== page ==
Before its collapse, Lehman Brothers Holdings Inc. — infamous for being the only company to declare bankruptcy during the 2008 financial crisis — had touched almost every sector of the American economy.
Looking at its primary business records, the majority of which are at the Baker Library of Harvard Business School (HBS), it’s easy to trace the firm’s influence on a wide array of industries in its 150-year history, from retail and film to aviation and technology. The documents show everything from Lehman’s business transactions to its stock certificates, and make clear just how broad a reach the company had in national and global business.
Many of these documents are on display in a new exhibit at the library, “Lehman Brothers: A History, 1850–2008,” that looks at firm’s wide reach as it went from small and family-run to the fourth-largest investment bank in the U.S.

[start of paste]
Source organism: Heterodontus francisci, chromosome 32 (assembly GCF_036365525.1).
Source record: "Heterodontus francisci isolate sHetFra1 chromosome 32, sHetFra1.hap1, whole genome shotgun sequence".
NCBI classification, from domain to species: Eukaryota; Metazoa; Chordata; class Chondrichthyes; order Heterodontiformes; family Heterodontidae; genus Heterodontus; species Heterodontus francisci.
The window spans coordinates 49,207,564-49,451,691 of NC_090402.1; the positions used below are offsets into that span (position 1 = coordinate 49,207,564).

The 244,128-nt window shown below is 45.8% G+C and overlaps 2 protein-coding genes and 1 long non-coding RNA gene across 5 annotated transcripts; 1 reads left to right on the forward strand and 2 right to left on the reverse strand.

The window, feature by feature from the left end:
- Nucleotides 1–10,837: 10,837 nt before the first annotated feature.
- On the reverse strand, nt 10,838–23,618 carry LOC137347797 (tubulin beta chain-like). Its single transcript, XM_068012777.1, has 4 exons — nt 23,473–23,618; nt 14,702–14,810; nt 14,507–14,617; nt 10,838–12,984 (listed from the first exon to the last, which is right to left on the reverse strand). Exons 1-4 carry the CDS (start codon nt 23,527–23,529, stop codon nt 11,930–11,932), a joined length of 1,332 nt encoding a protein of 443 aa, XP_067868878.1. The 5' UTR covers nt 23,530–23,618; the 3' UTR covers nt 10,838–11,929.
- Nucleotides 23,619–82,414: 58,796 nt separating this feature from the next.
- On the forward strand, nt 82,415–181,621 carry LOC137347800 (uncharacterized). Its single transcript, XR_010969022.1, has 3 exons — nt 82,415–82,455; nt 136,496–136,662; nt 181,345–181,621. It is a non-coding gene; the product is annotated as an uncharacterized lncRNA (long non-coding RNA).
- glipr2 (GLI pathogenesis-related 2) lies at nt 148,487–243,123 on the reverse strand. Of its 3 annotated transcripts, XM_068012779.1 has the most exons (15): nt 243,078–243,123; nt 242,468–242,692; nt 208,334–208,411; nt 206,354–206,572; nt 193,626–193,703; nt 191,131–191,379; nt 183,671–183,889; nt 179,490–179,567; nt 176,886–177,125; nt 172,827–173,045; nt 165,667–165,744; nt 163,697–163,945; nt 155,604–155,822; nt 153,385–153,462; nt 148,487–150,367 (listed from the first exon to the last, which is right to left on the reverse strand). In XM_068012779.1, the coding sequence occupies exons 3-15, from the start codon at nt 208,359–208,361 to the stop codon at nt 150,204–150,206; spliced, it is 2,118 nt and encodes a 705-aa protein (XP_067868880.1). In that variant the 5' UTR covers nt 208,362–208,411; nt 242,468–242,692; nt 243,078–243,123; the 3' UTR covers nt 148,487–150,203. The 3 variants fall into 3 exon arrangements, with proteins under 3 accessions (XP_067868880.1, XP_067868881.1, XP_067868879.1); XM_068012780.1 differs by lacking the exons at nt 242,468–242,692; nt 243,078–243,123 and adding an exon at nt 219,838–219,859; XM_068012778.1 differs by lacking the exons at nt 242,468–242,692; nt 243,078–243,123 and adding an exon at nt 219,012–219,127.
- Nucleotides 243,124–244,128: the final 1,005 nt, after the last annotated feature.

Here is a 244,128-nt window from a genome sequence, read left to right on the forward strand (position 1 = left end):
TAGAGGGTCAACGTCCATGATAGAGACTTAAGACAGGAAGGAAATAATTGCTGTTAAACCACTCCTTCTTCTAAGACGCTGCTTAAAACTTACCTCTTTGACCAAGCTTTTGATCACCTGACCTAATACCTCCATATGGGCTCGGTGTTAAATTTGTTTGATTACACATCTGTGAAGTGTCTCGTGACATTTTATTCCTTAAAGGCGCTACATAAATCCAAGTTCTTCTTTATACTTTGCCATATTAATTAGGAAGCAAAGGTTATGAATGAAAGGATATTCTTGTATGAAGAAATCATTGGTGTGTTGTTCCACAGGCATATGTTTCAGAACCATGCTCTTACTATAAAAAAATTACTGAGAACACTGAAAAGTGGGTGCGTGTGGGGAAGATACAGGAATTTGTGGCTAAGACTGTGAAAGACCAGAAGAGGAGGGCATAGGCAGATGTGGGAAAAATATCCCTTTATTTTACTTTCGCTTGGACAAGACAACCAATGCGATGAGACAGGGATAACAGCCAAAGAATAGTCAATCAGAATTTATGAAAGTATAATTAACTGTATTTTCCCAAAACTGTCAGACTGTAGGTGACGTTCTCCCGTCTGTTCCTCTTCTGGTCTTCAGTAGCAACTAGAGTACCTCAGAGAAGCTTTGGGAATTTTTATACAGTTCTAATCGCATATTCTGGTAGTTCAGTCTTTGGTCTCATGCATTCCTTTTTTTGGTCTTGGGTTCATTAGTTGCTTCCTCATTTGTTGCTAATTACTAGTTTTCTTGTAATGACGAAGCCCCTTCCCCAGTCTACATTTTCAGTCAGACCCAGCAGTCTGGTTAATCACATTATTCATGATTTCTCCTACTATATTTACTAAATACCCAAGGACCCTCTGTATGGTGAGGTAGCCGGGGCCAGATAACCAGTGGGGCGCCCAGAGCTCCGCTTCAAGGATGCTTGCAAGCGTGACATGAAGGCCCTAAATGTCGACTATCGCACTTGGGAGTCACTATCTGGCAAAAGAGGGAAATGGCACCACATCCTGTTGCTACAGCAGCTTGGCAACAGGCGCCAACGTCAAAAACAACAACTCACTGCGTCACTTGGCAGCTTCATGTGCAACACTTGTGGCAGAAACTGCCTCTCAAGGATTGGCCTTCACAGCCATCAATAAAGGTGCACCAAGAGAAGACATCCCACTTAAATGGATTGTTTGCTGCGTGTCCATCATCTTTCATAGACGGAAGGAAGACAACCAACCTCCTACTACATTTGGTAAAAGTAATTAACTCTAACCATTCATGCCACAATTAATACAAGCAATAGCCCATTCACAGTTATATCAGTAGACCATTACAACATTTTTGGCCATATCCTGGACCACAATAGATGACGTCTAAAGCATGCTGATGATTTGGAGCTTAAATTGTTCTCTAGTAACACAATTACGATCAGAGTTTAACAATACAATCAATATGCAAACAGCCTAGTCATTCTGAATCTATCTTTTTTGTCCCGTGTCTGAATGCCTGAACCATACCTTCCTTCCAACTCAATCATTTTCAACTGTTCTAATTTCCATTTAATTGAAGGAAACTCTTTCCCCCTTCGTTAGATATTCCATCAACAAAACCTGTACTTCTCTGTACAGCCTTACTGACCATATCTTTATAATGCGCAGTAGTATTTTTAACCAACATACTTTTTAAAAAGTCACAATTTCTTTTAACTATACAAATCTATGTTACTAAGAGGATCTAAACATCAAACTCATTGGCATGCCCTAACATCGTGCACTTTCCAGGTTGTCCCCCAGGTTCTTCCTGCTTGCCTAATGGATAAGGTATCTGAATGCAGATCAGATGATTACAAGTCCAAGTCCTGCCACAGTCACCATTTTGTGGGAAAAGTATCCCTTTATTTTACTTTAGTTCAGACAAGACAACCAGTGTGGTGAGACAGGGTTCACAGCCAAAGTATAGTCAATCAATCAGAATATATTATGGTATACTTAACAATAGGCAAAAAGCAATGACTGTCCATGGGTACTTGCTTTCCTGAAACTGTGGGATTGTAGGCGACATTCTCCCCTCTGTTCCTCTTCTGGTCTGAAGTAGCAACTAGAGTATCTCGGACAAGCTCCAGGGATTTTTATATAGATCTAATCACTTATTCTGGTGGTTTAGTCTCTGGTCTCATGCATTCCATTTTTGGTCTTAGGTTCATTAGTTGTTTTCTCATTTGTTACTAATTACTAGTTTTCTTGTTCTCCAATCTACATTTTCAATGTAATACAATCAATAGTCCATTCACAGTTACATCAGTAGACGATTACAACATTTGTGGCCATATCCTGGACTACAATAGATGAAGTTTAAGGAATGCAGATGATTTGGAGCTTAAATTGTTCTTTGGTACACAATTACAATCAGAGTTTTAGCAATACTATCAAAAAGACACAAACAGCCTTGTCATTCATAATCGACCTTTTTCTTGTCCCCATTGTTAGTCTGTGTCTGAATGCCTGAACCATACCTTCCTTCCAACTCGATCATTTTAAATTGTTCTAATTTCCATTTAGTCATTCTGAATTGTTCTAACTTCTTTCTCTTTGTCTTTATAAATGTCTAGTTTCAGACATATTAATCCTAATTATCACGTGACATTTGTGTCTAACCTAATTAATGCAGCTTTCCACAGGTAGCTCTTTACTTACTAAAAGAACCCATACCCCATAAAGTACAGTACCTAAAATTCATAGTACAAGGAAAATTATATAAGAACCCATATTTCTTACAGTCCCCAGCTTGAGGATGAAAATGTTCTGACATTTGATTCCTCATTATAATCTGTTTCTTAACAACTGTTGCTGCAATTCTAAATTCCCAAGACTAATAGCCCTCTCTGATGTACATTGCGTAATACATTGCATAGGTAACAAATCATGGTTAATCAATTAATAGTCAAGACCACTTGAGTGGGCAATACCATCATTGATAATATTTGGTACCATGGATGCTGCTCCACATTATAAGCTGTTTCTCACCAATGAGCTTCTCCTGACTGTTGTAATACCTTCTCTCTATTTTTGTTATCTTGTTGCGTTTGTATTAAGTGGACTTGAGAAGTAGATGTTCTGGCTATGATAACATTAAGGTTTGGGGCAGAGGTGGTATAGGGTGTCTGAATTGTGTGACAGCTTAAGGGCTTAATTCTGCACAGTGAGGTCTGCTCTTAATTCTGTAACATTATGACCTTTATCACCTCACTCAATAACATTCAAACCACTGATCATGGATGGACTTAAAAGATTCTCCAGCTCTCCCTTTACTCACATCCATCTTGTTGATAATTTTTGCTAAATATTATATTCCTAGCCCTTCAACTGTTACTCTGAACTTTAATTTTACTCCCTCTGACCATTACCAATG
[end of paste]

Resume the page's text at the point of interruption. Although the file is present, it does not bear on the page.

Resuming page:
The materials, on display in the library’s north lobby until July 12, are part of a treasure trove of historical collections focusing on the evolution of business. The library holds one of the world’s most extensive collections of business and economic history; it spans eight centuries and contains more than 180,000 rare books, 186,000 annual reports, 48,000 linear feet of archives and manuscripts, and 200,000 photographs. Together, these documents help shine a light on theories, organizations, and individuals that shaped the business world while also supporting research in a number of nonbusiness fields, including social history, science, and technology.